The circulation induced by ship emissions also impacts the transport and dispersion of the ship plume itself. For ship plumes penetrating drizzling regions, the convergence in the middle of the ship plume lifts particles into the cloud layer, whereas the outflow distributes them horizontally. Therefore, these ship plumes are more effectively dispersed than a passive tracer would be.

As expected, ship plumes entering nonprecipitating closed cells are barely visible in the cloud albedo field, although cloud albedo in the ship track is enhanced by up to 0.05 (10%). Very little change in mean LWP is observed in the track zone. These tracks remain more confined because they do not benefit from the same aerosol and precipitation gradient and associated mesoscale circulation as in open cells.

Although a stratocumulus deck prefers a closed cellular structure in sufficiently polluted environments, simulation results suggest that once the open cellular structure has formed it cannot be transformed to closed cellular structure by simply adding more aerosol particles. Even if precipitation in the open-cell region is entirely shut off by a substantial CCN perturbation, the clouds remain broken. As the first response to the domain-wide CCN perturbation, cloud fraction increases rapidly but LWP decreases. The increased cloud cover is in the form of anvil clouds formed by detrainment from previous open-cell walls. Without dynamical support the thin clouds evaporate soon after formation. These results suggest that the closing of open cells requires support from meteorological changes.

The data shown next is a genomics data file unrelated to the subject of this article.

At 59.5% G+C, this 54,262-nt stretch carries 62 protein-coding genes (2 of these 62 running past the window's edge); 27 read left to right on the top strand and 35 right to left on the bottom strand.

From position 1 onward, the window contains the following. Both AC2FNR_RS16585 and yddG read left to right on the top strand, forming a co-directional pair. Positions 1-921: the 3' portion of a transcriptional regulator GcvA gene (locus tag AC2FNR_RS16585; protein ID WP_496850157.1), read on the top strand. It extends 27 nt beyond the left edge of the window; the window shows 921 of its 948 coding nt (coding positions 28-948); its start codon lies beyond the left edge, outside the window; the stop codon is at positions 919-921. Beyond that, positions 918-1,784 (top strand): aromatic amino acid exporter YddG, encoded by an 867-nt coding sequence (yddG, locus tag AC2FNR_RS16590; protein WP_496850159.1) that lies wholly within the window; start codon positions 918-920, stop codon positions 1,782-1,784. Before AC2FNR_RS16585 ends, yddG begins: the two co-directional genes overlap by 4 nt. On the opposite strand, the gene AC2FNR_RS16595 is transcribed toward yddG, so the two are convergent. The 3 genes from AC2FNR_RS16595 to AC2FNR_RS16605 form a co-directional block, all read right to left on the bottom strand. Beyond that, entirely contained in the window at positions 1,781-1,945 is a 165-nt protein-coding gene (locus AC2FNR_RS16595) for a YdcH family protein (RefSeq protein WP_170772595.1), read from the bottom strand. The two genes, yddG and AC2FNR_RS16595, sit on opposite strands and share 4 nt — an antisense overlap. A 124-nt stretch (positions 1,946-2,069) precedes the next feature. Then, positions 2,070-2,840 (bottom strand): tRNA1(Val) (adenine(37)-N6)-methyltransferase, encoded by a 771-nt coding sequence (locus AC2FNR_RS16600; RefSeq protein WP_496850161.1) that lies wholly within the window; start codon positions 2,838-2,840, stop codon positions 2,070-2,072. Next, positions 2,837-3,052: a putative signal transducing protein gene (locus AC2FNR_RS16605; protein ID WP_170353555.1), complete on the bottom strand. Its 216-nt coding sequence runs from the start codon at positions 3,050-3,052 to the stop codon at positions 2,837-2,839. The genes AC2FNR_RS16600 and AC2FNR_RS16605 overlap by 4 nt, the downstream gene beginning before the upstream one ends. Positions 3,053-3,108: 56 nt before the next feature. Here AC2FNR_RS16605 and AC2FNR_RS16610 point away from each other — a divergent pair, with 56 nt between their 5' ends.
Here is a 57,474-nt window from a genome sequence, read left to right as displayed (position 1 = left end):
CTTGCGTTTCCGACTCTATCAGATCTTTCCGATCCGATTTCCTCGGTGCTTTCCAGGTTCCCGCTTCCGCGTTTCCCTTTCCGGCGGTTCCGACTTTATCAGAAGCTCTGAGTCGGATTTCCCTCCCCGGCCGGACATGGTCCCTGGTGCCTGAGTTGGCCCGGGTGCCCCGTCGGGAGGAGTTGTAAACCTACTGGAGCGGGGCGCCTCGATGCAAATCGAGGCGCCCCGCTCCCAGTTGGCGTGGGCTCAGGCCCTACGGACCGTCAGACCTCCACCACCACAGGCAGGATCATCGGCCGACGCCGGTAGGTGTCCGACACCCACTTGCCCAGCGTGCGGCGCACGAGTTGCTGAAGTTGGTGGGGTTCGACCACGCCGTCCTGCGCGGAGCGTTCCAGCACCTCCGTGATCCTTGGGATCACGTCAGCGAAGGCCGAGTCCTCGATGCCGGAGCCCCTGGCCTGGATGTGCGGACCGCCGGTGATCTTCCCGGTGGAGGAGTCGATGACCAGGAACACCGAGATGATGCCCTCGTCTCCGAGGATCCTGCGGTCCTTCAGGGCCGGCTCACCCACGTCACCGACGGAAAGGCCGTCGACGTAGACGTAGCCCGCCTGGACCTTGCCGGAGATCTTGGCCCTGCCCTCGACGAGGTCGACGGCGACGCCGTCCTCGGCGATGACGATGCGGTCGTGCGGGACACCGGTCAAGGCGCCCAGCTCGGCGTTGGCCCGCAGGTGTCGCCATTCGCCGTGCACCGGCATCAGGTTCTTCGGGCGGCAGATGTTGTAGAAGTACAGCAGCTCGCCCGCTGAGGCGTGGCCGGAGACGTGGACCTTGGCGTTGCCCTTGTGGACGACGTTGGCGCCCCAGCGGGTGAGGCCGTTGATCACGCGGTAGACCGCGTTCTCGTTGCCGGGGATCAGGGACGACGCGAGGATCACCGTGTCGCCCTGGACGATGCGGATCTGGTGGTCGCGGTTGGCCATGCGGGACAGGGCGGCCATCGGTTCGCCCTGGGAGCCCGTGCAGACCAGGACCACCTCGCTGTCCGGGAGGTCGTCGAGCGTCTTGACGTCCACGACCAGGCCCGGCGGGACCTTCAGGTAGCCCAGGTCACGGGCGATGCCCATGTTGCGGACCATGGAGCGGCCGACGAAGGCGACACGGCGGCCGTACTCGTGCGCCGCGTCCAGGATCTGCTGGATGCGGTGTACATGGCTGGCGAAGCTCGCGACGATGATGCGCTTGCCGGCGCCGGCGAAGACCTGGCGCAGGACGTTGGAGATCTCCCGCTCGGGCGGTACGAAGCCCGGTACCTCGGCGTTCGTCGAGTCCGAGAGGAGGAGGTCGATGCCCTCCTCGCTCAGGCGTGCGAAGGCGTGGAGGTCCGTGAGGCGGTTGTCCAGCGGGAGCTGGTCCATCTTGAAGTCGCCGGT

As a final note, the focus of this study is to improve our understanding of the formation of open cells and their interactions with closed cells and CCN perturbations through a series of simulations in which properties of background–ship-emitted CCN are simplified and idealized. Future work will include more realistic and detailed aerosol nucleation processes and a source–sink budget, as well as a diurnal cycle of radiation, to evaluate the model against observations in field campaigns such as VOCALS-REx.

Acknowledgments

This research was supported by NOAA’s Climate Goal. The authors thank Bjorn Stevens for insightful discussions and the suggestion to incorporate ship tracks. The constructive reviews by Bjorn Stevens and Robert Wood helped improve the manuscript. We also thank the NOAA ESRL High Performance Computing Systems team for computational and technical support.

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Fig. 1.
Fig. 1.

Snapshots of (left) cloud albedo field and (right) column-average CCN number concentration Nc at (a)–(c) t = 3, 6, and 9 h from experiment CONT with contours of cloud-base rain rate Rzb of 1, 10, and 20 mm day−1 superimposed.

Citation: Journal of the Atmospheric Sciences 66, 11; 10.1175/2009JAS3120.1

Fig. 2.
Fig. 2.